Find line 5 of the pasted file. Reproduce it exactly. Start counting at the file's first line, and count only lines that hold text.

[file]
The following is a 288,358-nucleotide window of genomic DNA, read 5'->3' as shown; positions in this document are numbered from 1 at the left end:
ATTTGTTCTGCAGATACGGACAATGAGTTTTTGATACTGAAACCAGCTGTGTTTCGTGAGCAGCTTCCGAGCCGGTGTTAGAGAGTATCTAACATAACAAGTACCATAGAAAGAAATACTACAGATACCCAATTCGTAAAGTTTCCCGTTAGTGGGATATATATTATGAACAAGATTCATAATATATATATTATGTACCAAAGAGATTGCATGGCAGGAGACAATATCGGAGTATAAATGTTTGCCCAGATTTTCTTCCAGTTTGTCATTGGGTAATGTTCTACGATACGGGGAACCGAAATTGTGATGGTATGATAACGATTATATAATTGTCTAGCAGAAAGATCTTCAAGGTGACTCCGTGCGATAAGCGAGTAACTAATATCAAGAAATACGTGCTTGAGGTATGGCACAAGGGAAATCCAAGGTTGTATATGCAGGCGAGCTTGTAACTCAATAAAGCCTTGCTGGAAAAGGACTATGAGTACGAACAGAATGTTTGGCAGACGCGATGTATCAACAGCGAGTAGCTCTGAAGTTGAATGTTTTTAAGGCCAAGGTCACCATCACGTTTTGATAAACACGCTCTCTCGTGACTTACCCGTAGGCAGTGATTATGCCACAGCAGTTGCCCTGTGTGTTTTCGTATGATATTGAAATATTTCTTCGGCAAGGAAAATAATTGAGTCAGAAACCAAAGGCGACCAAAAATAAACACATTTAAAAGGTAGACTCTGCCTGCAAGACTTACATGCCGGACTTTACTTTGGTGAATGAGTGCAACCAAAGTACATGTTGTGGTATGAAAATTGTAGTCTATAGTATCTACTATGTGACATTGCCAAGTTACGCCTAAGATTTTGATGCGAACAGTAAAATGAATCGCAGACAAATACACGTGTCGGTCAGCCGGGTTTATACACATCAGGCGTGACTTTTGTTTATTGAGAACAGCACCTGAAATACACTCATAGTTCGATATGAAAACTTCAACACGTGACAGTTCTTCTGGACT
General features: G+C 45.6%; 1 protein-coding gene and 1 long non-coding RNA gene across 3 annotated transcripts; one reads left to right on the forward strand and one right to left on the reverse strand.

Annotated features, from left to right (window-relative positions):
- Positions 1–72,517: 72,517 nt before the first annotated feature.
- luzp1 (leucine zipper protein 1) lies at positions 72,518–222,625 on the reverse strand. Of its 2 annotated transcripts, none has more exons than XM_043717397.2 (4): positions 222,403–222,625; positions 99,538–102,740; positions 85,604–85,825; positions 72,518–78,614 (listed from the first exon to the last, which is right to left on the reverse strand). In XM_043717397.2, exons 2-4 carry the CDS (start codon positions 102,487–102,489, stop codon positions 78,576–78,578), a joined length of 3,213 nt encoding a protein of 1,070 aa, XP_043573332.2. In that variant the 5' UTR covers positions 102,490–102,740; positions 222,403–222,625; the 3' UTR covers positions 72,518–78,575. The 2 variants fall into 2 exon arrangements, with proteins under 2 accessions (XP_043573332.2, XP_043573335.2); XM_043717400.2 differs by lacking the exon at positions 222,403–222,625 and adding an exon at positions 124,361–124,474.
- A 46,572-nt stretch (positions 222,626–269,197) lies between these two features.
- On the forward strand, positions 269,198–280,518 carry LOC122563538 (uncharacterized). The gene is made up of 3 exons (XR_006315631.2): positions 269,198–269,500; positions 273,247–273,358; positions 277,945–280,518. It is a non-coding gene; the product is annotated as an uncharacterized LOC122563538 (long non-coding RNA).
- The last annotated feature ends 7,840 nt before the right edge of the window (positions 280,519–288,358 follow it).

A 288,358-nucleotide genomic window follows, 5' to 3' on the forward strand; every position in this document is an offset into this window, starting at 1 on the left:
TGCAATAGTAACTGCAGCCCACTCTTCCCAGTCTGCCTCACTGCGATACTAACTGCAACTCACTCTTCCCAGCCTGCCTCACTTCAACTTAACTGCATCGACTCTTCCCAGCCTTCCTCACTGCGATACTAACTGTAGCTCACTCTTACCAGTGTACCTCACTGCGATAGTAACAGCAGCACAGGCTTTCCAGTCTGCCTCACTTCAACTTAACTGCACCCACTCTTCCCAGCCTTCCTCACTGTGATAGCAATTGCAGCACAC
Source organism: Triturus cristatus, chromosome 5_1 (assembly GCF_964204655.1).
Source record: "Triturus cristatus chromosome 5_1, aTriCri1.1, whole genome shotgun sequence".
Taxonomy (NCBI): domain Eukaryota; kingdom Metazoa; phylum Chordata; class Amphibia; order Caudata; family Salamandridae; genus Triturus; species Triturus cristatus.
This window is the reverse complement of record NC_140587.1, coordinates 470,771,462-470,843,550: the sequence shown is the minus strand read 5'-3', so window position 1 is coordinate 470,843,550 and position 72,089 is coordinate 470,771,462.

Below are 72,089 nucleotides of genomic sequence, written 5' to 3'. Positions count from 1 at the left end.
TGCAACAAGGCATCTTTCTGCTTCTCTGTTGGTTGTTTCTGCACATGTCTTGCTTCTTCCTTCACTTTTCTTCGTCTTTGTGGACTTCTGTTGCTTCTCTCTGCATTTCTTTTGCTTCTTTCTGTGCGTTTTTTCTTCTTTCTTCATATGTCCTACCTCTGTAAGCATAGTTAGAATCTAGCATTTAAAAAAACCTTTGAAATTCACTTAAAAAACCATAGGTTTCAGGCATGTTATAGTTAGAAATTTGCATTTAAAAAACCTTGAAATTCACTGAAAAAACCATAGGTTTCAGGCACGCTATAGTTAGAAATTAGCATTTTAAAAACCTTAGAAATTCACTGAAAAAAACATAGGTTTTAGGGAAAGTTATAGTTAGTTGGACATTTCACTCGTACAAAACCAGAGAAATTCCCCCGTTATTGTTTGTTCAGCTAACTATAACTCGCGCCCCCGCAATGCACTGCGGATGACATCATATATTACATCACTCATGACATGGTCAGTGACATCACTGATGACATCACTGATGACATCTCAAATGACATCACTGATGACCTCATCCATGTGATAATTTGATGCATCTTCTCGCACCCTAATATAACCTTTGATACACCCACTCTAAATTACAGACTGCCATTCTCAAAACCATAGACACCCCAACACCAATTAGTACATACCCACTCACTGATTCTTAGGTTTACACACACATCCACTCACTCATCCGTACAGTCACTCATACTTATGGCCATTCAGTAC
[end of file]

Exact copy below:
- Positions 1–72,517: 72,517 nt before the first annotated feature.